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Industrialization, Family Life, And Class Relations: Saint Chamond, 1815-1914
by Elinor Ann Accampo
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In this provocative study, Elinor Accampo explores the interrelationship between the structure of work and strategies of family formation in Saint Chamond, a French city that underwent intensive industrialization during the nineteenth century. Through a detailed analysis of fertility, mortality, marriages, and migration, the author analyzes the ways in which the family responded to changes in the organization of work. In the first half of the nineteenth century work was in the home, and families tended to be large in order to meet the demand for workers. But by the 1860s the mechanization of labor had begun to separate family life and work life, fundamentally transforming the relationship between work and family and making the survival of the working-class family more difficult. Accampo argues that workers began to have smaller families much earlier than has previously been suggested, and she demonstrates that fertility declined for reasons unique to working-class conditions. This decline in family size, and the context in which it took place, provides fascinating new material for understanding the working class world and the dynamics of class relations.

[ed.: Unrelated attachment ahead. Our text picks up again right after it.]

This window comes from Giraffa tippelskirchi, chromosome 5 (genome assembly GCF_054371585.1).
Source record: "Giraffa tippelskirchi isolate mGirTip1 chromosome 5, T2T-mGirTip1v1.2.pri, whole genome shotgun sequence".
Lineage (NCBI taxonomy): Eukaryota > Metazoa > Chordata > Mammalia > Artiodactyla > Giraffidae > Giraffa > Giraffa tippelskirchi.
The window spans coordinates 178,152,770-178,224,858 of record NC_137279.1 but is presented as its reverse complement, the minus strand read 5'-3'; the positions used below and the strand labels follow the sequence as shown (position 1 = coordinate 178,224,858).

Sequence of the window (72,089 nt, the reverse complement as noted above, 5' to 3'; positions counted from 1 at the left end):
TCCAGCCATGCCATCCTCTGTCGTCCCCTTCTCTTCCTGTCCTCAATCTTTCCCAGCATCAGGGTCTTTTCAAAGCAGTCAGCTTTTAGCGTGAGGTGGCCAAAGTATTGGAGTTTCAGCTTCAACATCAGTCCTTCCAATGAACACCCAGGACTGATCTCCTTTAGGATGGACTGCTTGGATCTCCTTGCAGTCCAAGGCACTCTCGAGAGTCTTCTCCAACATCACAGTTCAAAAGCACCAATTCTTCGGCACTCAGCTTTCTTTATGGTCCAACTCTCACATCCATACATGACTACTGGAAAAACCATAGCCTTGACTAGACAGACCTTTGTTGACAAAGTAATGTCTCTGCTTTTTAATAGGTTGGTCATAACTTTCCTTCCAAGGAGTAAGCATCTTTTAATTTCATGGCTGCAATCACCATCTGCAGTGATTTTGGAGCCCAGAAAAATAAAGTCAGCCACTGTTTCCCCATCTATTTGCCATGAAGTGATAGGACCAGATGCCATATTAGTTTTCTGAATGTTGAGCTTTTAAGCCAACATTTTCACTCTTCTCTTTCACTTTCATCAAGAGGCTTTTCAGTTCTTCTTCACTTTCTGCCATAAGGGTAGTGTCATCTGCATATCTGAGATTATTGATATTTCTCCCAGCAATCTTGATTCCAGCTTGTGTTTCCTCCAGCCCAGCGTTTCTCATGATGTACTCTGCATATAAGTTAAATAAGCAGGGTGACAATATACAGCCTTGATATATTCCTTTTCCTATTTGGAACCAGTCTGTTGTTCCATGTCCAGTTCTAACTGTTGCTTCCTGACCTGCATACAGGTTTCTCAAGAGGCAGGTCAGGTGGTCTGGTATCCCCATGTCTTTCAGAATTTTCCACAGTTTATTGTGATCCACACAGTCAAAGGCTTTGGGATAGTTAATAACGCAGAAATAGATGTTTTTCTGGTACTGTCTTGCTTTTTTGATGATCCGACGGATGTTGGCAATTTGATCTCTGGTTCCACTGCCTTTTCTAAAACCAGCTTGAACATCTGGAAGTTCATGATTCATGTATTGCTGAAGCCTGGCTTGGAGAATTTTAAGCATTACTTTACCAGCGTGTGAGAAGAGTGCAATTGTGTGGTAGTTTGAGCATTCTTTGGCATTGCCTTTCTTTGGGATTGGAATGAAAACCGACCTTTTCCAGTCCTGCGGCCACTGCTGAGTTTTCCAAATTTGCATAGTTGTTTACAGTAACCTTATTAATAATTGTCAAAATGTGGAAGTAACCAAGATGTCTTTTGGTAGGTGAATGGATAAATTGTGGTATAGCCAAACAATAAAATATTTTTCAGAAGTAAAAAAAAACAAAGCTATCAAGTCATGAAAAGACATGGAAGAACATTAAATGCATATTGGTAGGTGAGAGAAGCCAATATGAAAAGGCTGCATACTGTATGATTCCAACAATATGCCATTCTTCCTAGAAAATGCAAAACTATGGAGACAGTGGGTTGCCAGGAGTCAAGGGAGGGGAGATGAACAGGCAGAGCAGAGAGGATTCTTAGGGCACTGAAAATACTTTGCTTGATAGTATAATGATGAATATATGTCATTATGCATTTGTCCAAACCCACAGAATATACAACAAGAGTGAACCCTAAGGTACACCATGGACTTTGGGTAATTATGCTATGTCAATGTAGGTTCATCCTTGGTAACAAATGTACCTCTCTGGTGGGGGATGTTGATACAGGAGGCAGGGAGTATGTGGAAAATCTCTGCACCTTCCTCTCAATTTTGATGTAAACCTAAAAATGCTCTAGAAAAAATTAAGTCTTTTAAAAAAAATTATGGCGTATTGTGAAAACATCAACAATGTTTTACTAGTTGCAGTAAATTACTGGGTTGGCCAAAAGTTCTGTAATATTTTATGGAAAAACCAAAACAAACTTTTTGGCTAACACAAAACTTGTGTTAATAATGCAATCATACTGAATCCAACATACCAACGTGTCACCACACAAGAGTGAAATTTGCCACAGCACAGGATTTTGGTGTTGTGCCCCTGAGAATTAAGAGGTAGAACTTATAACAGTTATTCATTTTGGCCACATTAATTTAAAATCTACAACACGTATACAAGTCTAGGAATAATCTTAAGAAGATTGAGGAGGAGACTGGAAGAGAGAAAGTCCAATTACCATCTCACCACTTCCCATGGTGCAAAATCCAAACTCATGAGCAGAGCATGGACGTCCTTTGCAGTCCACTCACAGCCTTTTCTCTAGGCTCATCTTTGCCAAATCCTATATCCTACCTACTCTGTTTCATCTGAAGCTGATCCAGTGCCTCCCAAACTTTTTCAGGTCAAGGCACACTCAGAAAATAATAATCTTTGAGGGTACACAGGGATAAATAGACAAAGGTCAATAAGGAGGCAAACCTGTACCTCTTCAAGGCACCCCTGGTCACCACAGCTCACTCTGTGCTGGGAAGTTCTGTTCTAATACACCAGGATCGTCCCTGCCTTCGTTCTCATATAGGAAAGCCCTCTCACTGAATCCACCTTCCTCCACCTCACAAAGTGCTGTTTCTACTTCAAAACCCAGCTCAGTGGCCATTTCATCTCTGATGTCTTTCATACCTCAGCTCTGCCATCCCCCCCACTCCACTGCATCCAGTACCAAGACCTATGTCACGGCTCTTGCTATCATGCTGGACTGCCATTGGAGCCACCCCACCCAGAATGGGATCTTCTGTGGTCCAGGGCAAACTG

From the Inside Flap
"One of the most original and exciting studies in nineteenth-century French working-class history that I have read in years. Accampo's scholarship is breathtaking, and her grasp, incorporation, and criticism of relevant secondary literature is faultless."--Christopher Johnson, Wayne State University
"[Accampo's] analysis and interpretations of quantitative material are sophisticated and convincing. Students of social history, labor history, modern France, and women's history will welcome this book."--Lenard R. Berlanstein, University of Virginia
From the Back Cover
"One of the most original and exciting studies in nineteenth- century French working-class history that I have read in years. Accampo's scholarship is breathtaking, and her grasp, incorporation, and criticism of relevant secondary literature is faultless." (Christopher Johnson, Wayne State University)
About the Author
Elinor Accampo is Assistant Professor of History at the University of Southern California.
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